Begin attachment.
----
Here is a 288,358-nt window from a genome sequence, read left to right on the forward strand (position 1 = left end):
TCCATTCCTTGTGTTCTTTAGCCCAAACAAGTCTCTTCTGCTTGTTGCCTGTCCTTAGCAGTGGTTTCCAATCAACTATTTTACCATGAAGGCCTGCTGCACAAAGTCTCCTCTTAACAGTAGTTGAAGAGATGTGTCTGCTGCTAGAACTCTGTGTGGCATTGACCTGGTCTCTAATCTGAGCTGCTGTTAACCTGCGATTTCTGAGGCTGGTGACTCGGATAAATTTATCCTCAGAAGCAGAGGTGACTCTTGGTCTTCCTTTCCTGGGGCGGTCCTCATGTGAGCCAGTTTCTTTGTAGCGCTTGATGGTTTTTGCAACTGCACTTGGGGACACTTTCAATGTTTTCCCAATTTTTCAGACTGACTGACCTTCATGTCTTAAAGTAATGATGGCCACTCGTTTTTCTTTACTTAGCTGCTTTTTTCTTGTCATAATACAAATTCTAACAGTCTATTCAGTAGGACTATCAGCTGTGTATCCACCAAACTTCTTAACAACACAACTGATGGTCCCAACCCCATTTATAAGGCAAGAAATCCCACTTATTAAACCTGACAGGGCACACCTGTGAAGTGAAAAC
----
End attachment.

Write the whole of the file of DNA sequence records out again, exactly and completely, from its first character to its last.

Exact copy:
Here is a 288,358-nt window from a genome sequence, read left to right on the forward strand (position 1 = left end):
TCCATTCCTTGTGTTCTTTAGCCCAAACAAGTCTCTTCTGCTTGTTGCCTGTCCTTAGCAGTGGTTTCCAATCAACTATTTTACCATGAAGGCCTGCTGCACAAAGTCTCCTCTTAACAGTAGTTGAAGAGATGTGTCTGCTGCTAGAACTCTGTGTGGCATTGACCTGGTCTCTAATCTGAGCTGCTGTTAACCTGCGATTTCTGAGGCTGGTGACTCGGATAAATTTATCCTCAGAAGCAGAGGTGACTCTTGGTCTTCCTTTCCTGGGGCGGTCCTCATGTGAGCCAGTTTCTTTGTAGCGCTTGATGGTTTTTGCAACTGCACTTGGGGACACTTTCAATGTTTTCCCAATTTTTCAGACTGACTGACCTTCATGTCTTAAAGTAATGATGGCCACTCGTTTTTCTTTACTTAGCTGCTTTTTTCTTGTCATAATACAAATTCTAACAGTCTATTCAGTAGGACTATCAGCTGTGTATCCACCAAACTTCTTAACAACACAACTGATGGTCCCAACCCCATTTATAAGGCAAGAAATCCCACTTATTAAACCTGACAGGGCACACCTGTGAAGTGAAAAC